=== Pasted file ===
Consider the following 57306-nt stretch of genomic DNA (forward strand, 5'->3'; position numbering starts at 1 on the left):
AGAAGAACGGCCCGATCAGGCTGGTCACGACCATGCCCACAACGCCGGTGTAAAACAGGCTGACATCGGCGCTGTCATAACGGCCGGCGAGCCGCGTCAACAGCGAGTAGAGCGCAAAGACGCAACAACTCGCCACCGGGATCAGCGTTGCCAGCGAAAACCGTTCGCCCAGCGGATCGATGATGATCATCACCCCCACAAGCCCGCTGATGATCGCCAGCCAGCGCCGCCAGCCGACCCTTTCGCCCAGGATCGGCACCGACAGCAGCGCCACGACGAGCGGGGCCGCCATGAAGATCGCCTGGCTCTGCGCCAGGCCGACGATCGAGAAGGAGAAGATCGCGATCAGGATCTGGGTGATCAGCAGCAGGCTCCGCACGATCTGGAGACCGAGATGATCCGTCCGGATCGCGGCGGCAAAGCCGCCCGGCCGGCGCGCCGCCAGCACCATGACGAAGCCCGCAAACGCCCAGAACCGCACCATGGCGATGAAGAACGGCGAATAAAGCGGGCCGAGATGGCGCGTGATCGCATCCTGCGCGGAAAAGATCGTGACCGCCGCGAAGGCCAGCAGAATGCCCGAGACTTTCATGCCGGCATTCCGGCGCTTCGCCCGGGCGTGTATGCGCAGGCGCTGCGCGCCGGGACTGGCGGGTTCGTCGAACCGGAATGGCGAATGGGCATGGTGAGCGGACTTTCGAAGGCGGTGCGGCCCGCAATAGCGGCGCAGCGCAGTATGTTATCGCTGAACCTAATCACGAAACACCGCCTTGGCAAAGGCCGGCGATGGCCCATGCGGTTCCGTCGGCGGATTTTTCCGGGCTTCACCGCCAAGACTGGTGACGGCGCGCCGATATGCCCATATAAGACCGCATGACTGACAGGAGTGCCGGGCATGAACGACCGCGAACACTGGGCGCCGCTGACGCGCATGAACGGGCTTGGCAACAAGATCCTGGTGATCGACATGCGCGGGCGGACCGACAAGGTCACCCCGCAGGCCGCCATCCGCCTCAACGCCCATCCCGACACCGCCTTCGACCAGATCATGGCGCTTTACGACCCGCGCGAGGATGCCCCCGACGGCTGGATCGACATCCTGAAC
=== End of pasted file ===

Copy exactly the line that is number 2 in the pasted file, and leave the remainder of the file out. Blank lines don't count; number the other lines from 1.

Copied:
AGAAGAACGGCCCGATCAGGCTGGTCACGACCATGCCCACAACGCCGGTGTAAAACAGGCTGACATCGGCGCTGTCATAACGGCCGGCGAGCCGCGTCAACAGCGAGTAGAGCGCAAAGACGCAACAACTCGCCACCGGGATCAGCGTTGCCAGCGAAAACCGTTCGCCCAGCGGATCGATGATGATCATCACCCCCACAAGCCCGCTGATGATCGCCAGCCAGCGCCGCCAGCCGACCCTTTCGCCCAGGATCGGCACCGACAGCAGCGCCACGACGAGCGGGGCCGCCATGAAGATCGCCTGGCTCTGCGCCAGGCCGACGATCGAGAAGGAGAAGATCGCGATCAGGATCTGGGTGATCAGCAGCAGGCTCCGCACGATCTGGAGACCGAGATGATCCGTCCGGATCGCGGCGGCAAAGCCGCCCGGCCGGCGCGCCGCCAGCACCATGACGAAGCCCGCAAACGCCCAGAACCGCACCATGGCGATGAAGAACGGCGAATAAAGCGGGCCGAGATGGCGCGTGATCGCATCCTGCGCGGAAAAGATCGTGACCGCCGCGAAGGCCAGCAGAATGCCCGAGACTTTCATGCCGGCATTCCGGCGCTTCGCCCGGGCGTGTATGCGCAGGCGCTGCGCGCCGGGACTGGCGGGTTCGTCGAACCGGAATGGCGAATGGGCATGGTGAGCGGACTTTCGAAGGCGGTGCGGCCCGCAATAGCGGCGCAGCGCAGTATGTTATCGCTGAACCTAATCACGAAACACCGCCTTGGCAAAGGCCGGCGATGGCCCATGCGGTTCCGTCGGCGGATTTTTCCGGGCTTCACCGCCAAGACTGGTGACGGCGCGCCGATATGCCCATATAAGACCGCATGACTGACAGGAGTGCCGGGCATGAACGACCGCGAACACTGGGCGCCGCTGACGCGCATGAACGGGCTTGGCAACAAGATCCTGGTGATCGACATGCGCGGGCGGACCGACAAGGTCACCCCGCAGGCCGCCATCCGCCTCAACGCCCATCCCGACACCGCCTTCGACCAGATCATGGCGCTTTACGACCCGCGCGAGGATGCCCCCGACGGCTGGATCGACATCCTGAAC